Obituary: Sir James Cobban

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NO ONE who knew James Cobban - headmaster of Abingdon School over two decades - is ever likely to forget him. He was a character. He spoke rapidly and at a volume appropriate for addressing a school assembly in the open air and into the wind. Many were the somnolent members of after-lunch meetings of headmasters or of the Synod jerked visibly back to wakefulness by an explosive "Mr Chairman" from Cobban.

His clarity of vision matched his energy. He nearly always knew what should be done, and colleagues found themselves swept up in the enterprise. Notes from "J.M.C.", written late in the evening and in masters' pigeon-holes before breakfast, worded "Pl. sp." (please speak) or "Action pl.", had to be dealt with at once, and were.

As a result Cobban transformed Abingdon School between his arrival there in 1947 at the age of 36 and his retirement more than 23 years later. The school he took over was a small grammar school of 230 boys, usually called Roysse's after its founder and almost unknown outside the county of Berkshire. The new headmaster quickly realised the opportunity provided by the recently established Atomic Energy Research Establishment at Harwell, manned by hundreds of scientists with clever sons to educate. Despite shortages of money he doubled the area owned by the school and took some pride in ensuring that he left to his successor in 1970 a school of 630 pupils, exactly 10 times the number stipulated by the founder in 1563.

His achievement stands comparison with those of the giants of the profession. In many ways it was more meritorious for, while they took on great schools and made them even better, he alone brought a school from obscurity to national recognition. Since the ability to delegate was the one virtue he lacked, that achievement can fairly be said to have been his alone.

He cared passionately about every aspect of the school's life. Like other direct grant schools, Abingdon (as Roysse's was quickly renamed) had a wide social mix. Cobban believed boys capable of going on to important jobs should know how to behave, and even through the cynical Sixties he included social etiquette as well as moral issues among the lectures he gave to the sixth form each week. He himself was unfailingly courteous to everyone - to colleagues however tiresome, to boys however small or however rebellious, and to parents however unreasonable. He spoke to every single boy as he went about his business and he expected them to respond. After Sunday chapel, boarders paraded past him to be individually greeted by name - usually, but (to the quiet delight of the boys) not invariably, the correct one.

Cobban knew he wanted to be a schoolmaster by the time he left Pocklington School, York, with a scholarship to Jesus College, Cambridge, where he took a first in Classics and the Gladstone Prize. After a year studying in Vienna and Rome, he taught for three years, 1933-36, at King Edward VI School, Southampton. There, he co-authored the Latin reader Civis Romanus (1936) which remained continuously in print for 50 years and sold close to half a million copies.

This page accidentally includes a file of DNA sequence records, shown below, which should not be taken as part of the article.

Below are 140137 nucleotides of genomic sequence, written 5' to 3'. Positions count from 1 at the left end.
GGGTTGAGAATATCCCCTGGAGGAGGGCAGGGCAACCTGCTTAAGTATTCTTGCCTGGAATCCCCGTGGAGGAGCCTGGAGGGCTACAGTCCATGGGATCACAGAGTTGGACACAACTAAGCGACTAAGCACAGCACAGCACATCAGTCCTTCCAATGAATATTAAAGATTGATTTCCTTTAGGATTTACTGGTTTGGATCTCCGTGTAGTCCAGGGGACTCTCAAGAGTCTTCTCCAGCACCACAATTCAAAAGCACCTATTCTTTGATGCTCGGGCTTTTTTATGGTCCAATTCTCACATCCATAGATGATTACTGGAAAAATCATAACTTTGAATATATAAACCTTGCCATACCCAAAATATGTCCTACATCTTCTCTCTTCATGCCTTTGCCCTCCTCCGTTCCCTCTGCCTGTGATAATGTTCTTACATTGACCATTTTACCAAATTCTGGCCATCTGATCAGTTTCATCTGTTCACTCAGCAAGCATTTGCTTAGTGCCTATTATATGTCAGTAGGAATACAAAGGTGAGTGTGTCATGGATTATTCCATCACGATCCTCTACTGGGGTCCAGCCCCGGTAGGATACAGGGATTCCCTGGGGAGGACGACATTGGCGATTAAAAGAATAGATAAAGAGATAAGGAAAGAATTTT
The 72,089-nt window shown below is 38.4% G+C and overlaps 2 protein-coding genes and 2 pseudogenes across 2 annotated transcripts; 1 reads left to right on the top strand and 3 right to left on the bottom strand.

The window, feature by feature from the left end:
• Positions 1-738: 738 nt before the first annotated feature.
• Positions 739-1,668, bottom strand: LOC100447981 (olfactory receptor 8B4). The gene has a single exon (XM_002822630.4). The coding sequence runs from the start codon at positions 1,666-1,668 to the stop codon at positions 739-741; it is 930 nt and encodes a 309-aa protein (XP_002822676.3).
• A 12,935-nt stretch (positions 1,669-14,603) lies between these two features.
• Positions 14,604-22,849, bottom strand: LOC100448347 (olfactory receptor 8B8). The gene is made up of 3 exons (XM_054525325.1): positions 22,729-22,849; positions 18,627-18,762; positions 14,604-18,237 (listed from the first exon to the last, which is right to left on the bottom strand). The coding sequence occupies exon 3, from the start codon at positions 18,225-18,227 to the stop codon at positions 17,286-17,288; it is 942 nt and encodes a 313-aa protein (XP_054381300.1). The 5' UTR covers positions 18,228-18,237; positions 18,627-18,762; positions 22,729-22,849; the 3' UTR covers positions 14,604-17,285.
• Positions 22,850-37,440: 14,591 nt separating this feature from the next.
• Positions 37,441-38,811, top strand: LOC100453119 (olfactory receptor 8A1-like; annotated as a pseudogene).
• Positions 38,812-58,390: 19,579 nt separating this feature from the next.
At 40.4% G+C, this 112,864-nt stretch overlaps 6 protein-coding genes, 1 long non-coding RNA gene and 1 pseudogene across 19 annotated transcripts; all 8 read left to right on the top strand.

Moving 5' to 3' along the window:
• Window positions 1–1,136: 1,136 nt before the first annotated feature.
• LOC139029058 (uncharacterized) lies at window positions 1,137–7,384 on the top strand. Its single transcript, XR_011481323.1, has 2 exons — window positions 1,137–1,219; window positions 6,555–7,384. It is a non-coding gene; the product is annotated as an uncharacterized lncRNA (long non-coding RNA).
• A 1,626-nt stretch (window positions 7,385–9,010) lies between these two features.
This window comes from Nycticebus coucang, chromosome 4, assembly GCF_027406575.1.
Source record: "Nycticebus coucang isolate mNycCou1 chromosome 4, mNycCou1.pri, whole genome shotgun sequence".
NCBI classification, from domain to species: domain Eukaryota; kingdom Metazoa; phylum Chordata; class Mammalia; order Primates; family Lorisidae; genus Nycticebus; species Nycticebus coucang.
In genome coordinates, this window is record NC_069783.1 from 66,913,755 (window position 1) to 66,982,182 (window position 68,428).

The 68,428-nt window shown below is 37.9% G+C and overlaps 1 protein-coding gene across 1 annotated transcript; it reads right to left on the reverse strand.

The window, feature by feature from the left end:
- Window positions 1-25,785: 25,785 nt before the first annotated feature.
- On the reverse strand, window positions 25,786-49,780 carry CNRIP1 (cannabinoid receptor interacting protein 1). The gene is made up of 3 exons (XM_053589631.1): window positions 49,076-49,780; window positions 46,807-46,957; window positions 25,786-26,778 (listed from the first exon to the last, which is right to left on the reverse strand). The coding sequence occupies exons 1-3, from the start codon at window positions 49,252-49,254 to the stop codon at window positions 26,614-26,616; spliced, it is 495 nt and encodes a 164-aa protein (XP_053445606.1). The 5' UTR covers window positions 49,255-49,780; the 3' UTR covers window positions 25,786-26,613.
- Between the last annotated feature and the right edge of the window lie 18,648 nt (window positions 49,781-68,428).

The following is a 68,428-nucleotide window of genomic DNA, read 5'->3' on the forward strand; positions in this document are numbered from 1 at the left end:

In 1936 he moved to Dulwich College, where no fewer than 23 of his classical sixth won open awards to Oxford or Cambridge in the three years before the war and his departure for the Intelligence Corps. Having survived the Normandy beaches shortly after D-Day and (thanks to a bedroom door which fell across his bed) a V2 attack in London, he went to Germany as a Lieutenant-Colonel to reorganise local government on democratic lines. He delighted in doing business with his German opposite numbers in Latin when their English and his German ran out, and he brought back a system for filing documents used by the German ministries. At Abingdon School it was widely believed to have been exclusive to the German secret service as it proved impenetrable to everyone but Cobban himself.

In daily conversation as well as in after-dinner speeches, talks and even sermons, laughter was never far away. People left his company warmed by his wit as well as by his interest in them. Yet he had suffered two disasters which would have felled a lesser man. The loss of his two-year-old son in an accident, and then in 1961, after 20 years of happy marriage, the death of his beloved wife Lorna, who had worked tirelessly beside him as the school and their family grew, were blows survived only because of his exceptionally firm faith. His was the simple, straightforward, practical Christianity of a genuinely good man.

With time in retirement to become "a full-time busybody", Cobban completed 10 years as Chairman of the Abingdon Rural District Bench and served for 15 years on the General Synod. He was knighted in 1982 on the introduction of the Assisted Places Scheme of which he was the chief architect. For 27 years he wrote a monthly column for his diocesan magazine and until two years before his death he preached regularly in six churches near his home in Yeovil. He took pleasure in the visits of old pupils even when he could no longer outwalk them on the Downs, and in the company and achievements of an affectionate and talented family of four daughters.

James Macdonald Cobban, headmaster and educationist: born Scunthorpe, Lincolnshire 14 September 1910; Assistant Mas- ter, King Edward VI School, Southampton 1933-36; Classics sixth-form Master, Dulwich College 1936-40; 1946-47; Headmaster, Abingdon School 1947-70; member, General Synod 1970-85; CBE 1971; Kt 1982; married 1942 Lorna Marlowe (died 1961; four daughters, and one son deceased); died Yeovil, Somerset 19 April 1999.

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